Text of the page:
Leaving this period of his life behind him, Mark has now expanded his business with a Read-to-Wear collection, and is soon to introduce an Online Shop. He remains an inspiration to such gentlemen as Paul Weller, Bradley Wiggins & Martin Freeman – “I think someone like Martin does that thing of looking Modern & Contemporary very well. He doesn’t look all Mod but you can see he takes his influences from the whole Mod ethic and he’s got great style. Martin became a customer six/seven years ago and in fact, even though we have done maybe three or four bespoke suits, he’s still very much a ready to wear client. He loves coming in, picking up a suit and then we do the adjustments on it.”

“Bradley then heard me on the Modcast, came in and thank god for Bradley because he’s been an amazing client. I think he looks great, very stylish. Weller somehow pulls it off just because it’s Paul Weller maybe. But when you get the older guys try and copy Paul they look a bit of a joke. The whole thing about a guy being a Mod was they were always moving on and evolving.”

So what does he think of the gentrification of the Soho he has come to know and love? “I was a bit pissed off at first, but this is the way of the world now and unfortunately it is the corporate world. Soho’s secret ingredient was always having wonderful independent, family run businesses. There’re characters & faces that have been born and are still living in Soho ‘cos there is a lot of social housing – people forget that. I know everybody round here, I always have done. I knew Paul Raymond, I used to know all the dodgy landlords, the gangsters, the beggars on the street & the hustlers in all the alleyways, and I’ve made a point of being friendly to everybody. But I know how it works. There’s nothing you can do, all the demonstrating is not going to change it. I still think Soho is very much about the people and that’s what I want to celebrate.”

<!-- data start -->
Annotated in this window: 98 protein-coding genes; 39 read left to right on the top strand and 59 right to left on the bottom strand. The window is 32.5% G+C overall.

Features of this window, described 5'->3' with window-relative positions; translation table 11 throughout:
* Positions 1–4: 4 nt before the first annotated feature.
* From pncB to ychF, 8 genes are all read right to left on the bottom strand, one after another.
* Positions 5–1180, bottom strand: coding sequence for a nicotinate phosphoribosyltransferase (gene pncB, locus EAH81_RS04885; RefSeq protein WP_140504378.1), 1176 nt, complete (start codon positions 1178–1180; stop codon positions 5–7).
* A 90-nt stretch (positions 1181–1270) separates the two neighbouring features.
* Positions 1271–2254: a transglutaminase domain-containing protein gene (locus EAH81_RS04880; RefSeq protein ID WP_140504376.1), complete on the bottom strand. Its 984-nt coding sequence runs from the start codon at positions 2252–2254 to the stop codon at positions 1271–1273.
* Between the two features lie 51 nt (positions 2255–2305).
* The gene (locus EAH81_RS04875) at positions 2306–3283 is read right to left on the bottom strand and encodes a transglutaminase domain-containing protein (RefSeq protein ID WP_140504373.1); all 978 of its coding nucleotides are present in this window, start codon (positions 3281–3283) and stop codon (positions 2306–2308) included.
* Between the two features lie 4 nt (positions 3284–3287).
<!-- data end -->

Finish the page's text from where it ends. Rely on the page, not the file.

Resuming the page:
Given his status as an icon on the streets of Soho is there still some of the hell-raiser of days gone by in his own character now? – “God you’ve done some good research! That was years ago! Of course I still like to enjoy life, you just mellow out don’t you? Some of the stuff that I’ve done and did would be legendary. I’ve been toying about doing a book for about ten years now. I’ve just decided not to do it because it’d be too controversial really.”

The smile and the twinkle have returned and, as we wind up, I ask him what he’d like his legacy to be. “I’d like to be remembered as a very pioneering and passionate person with regard to my style and what I do and also being a quite eclectic & important part of what Soho is because I’ve been involved in every layer of it, whether it be as an artisan, or on the dodgy side, or in the club world, ‘cause I had a nightclub round here at one point. Did you know that? It was the first Easy Listening nightclub in London. What was it called? Violet’s… after Ron & Reggie’s Mum!”